Livin´ on the edge

Go to the profile of Gonzalo Moratorio
Jun 05, 2017
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By Gonzalo Moratorio and Marco Vignuzzi

There´s arguably nothing that RNA viruses like to do more than mutate – and mutate A LOT! For this reason, viruses may have acquired a fine-tuned balance between tolerating detrimental mutations and making beneficial ones. This capacity for buffering mutations is known as mutational or genetic robustness. In other words, we can say that an organism is more robust if it can change genotype without altering phenotype. However, it is well known that for RNA viruses, a very high proportion of random mutations are detrimental1. This means that they will negatively impact viral fitness (in virology we use fitness, the relative capacity to make progeny in a given environment, as phenotype), or even worse, they can be lethal to the virus.

RNA viruses take different evolutionary trajectories (adaptive walks), mainly through the incorporation of different mutations. This can be conceptualized by fitness landscapes, a concept introduced by Sewall Wright back in the 1930s2. The notion of representing genotype-phenotype maps as mountainous landscapes (fitness peaks and valleys) grounded in genotypic space, led us to consider viruses as living on the edge of a cliff, as a consequence of their high mutability. Therefore, we came up with the idea of rewiring viral genomes to enhance the probability of incorporating detrimental mutations, to push their populations off that cliff and into those valleys. To do this, we aimed to redirect their evolution towards the worst possible mutation, stop codons.

We thus targeted only serine and leucine synonymous codons (the most redundant amino acids), that we clustered into a category we termed 1-to-Stop, because they are only one mutation away from generating stop codons (Fig. 1). 

Figure 2

Figure 1. Schematic representation of the six Leu and six Ser codons that are represented in wild-type virus genomes, with codons belonging to the 1-to-Stop category (red box).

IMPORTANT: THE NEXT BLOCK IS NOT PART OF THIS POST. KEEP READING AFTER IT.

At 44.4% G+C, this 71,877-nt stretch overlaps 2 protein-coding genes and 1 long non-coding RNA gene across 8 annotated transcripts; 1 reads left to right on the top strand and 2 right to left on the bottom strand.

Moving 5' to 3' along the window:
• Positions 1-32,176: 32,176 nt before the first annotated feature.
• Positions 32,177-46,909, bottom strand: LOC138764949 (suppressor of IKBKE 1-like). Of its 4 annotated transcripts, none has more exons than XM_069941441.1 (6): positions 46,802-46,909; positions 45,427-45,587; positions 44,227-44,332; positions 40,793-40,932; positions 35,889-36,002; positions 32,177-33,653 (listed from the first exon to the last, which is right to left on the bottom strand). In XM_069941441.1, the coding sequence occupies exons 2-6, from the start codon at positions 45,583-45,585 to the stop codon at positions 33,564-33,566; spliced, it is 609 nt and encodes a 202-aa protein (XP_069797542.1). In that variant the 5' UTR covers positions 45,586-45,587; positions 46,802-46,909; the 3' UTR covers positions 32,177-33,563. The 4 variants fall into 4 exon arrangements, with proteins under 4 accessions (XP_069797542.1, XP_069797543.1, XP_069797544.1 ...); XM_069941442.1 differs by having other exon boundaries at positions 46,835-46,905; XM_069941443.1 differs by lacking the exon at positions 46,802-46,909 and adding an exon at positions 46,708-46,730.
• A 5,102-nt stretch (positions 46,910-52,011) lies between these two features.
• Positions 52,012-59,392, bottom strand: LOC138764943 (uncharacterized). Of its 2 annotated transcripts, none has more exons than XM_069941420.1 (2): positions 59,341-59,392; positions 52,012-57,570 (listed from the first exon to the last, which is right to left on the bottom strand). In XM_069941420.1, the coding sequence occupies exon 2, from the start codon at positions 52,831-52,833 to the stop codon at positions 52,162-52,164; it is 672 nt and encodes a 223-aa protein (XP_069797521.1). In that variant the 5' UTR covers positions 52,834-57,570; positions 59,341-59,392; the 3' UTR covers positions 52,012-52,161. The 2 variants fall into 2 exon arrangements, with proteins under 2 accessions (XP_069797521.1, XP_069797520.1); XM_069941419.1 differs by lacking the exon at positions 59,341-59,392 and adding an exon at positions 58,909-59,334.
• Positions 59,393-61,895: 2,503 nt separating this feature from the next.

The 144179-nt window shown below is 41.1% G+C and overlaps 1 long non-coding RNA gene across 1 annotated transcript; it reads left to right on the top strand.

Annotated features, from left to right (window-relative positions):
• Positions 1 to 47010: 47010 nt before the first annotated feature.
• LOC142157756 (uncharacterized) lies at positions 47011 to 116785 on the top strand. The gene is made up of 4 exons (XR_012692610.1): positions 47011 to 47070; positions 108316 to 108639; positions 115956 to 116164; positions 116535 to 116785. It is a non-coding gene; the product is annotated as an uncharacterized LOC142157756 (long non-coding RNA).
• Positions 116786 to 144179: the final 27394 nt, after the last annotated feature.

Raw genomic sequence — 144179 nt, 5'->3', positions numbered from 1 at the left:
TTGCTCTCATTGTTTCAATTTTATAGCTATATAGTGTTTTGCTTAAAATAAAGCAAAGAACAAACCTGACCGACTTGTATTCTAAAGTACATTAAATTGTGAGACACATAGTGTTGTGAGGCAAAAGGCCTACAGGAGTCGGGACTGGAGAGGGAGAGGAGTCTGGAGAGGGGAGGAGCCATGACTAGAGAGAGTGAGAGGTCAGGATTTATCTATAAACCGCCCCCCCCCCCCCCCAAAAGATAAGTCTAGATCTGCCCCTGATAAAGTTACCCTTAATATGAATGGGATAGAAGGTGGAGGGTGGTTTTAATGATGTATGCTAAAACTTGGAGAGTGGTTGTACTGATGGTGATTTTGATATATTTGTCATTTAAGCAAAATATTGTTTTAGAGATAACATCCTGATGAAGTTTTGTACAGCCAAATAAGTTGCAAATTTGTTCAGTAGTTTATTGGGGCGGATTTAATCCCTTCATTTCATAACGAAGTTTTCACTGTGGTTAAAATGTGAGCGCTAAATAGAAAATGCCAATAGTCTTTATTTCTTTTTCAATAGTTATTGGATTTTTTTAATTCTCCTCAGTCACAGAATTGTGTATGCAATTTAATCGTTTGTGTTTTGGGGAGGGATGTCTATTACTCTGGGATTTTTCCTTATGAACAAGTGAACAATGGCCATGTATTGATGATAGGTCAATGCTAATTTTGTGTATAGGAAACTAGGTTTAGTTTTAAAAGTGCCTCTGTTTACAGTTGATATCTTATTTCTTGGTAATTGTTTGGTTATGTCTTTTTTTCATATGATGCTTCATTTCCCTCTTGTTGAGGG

By using this rationale, we genetically engineered Coxsackie virus B3 (an enterovirus) and H1N1 influenza virus to place them closer to a cliff in their fitness landscapes. In other words, we cornered our variants in their genotypic space, and set them on the path towards a “more dismal future” once replication and mutation occurs (Fig. 2).

Figure 2. Evolutionary trajectories of wild-type and 1-to-Stop viruses are metaphorically represented in a fitness landscape. Picture taken by my colleague Romain Volle.

Indeed, we found that our 1-to-Stop viruses were highly sensitive to mutation and suffered significant fitness decreases under accelerated mutation. In addition, altering the genomic architecture of 1-to-Stop resulted in attenuated viruses in mouse models for two very different viruses, enterovirus and flu. We also showed that an optimal suicidal virus could be generated, by further reducing the replication fidelity of 1-to-Stop viruses, that protected mice after lethal challenge.

Our data suggest that by using their evolutionary potential against them, it is possible to send viruses towards their own demise.

Finally, we would like to finish our “behind the paper” by proposing a soundtrack to this work, “Livin´on the Edge” by Aerosmith (Song of the year in 1993) with some of the lyrics as an alternative way of delivering our take home message to the Nature Microbiology community:

 Livin' on the edge 

You can't help yourself from fallin' 

Livin' on the edge 

You can't help yourself at all 

Livin' on the edge 

You can't STOP yourself from fallin' 

Livin' on the edge

Your reading has finished, time to enjoy a classic: https://www.youtube.com/watch?v=7nqcL0mjMjw

The paper in Nature Microbiology is here: http://go.nature.com/2sc1f5w

References

  1. Acevedo, A., Brodsky, L. & Andino, R. Mutational and fitness landscapes of an RNA virus revealed through population sequencing. Nature 505, 686–690 (2014).
  2. Wright, S. The roles of mutation, inbreeding, crossbreeding and selection in evolution. D.F. Jones, ed. (Menasha, WI), pp. 356–366 (1932).

 

Go to the profile of Gonzalo Moratorio

Gonzalo Moratorio

PostDoc. Evolutionary Virologist, Virology Department, Institut Pasteur.

I'm driving myself insane figuring out how robustness and evolvability play in the generation of fitness landscapes. Most importantly, I'm a football maniac and top supporter of my national team, Uruguay!

2 Comments

Go to the profile of Andrew Jermy
Andrew Jermy 4 months ago

Great song, and paper. Thanks for sharing here!

Go to the profile of Gonzalo Moratorio
Gonzalo Moratorio 4 months ago

Thanks Andrew!